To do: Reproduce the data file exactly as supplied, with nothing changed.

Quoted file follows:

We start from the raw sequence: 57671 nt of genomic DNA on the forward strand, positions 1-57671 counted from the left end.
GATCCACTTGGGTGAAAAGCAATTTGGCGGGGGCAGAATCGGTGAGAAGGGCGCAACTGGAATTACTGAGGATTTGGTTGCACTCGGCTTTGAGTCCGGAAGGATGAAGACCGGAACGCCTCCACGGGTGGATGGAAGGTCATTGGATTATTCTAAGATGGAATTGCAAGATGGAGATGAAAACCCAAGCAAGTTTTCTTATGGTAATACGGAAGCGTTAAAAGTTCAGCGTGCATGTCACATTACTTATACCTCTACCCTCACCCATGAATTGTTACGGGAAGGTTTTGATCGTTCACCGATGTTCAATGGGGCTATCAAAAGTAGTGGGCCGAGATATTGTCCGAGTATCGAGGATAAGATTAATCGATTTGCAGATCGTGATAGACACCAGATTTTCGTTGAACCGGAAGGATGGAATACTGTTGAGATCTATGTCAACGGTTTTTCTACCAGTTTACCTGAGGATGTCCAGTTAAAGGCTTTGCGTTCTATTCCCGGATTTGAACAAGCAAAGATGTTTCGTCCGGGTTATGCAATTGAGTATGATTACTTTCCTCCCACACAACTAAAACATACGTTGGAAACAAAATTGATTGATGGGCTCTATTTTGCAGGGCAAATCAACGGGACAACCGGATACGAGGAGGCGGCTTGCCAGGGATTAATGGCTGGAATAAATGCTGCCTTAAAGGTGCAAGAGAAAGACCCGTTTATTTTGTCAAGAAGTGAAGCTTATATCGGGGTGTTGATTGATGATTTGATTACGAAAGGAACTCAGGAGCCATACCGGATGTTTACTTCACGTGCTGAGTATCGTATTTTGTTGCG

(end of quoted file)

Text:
We start from the raw sequence: 57671 nt of genomic DNA on the forward strand, positions 1-57671 counted from the left end.
GATCCACTTGGGTGAAAAGCAATTTGGCGGGGGCAGAATCGGTGAGAAGGGCGCAACTGGAATTACTGAGGATTTGGTTGCACTCGGCTTTGAGTCCGGAAGGATGAAGACCGGAACGCCTCCACGGGTGGATGGAAGGTCATTGGATTATTCTAAGATGGAATTGCAAGATGGAGATGAAAACCCAAGCAAGTTTTCTTATGGTAATACGGAAGCGTTAAAAGTTCAGCGTGCATGTCACATTACTTATACCTCTACCCTCACCCATGAATTGTTACGGGAAGGTTTTGATCGTTCACCGATGTTCAATGGGGCTATCAAAAGTAGTGGGCCGAGATATTGTCCGAGTATCGAGGATAAGATTAATCGATTTGCAGATCGTGATAGACACCAGATTTTCGTTGAACCGGAAGGATGGAATACTGTTGAGATCTATGTCAACGGTTTTTCTACCAGTTTACCTGAGGATGTCCAGTTAAAGGCTTTGCGTTCTATTCCCGGATTTGAACAAGCAAAGATGTTTCGTCCGGGTTATGCAATTGAGTATGATTACTTTCCTCCCACACAACTAAAACATACGTTGGAAACAAAATTGATTGATGGGCTCTATTTTGCAGGGCAAATCAACGGGACAACCGGATACGAGGAGGCGGCTTGCCAGGGATTAATGGCTGGAATAAATGCTGCCTTAAAGGTGCAAGAGAAAGACCCGTTTATTTTGTCAAGAAGTGAAGCTTATATCGGGGTGTTGATTGATGATTTGATTACGAAAGGAACTCAGGAGCCATACCGGATGTTTACTTCACGTGCTGAGTATCGTATTTTGTTGCG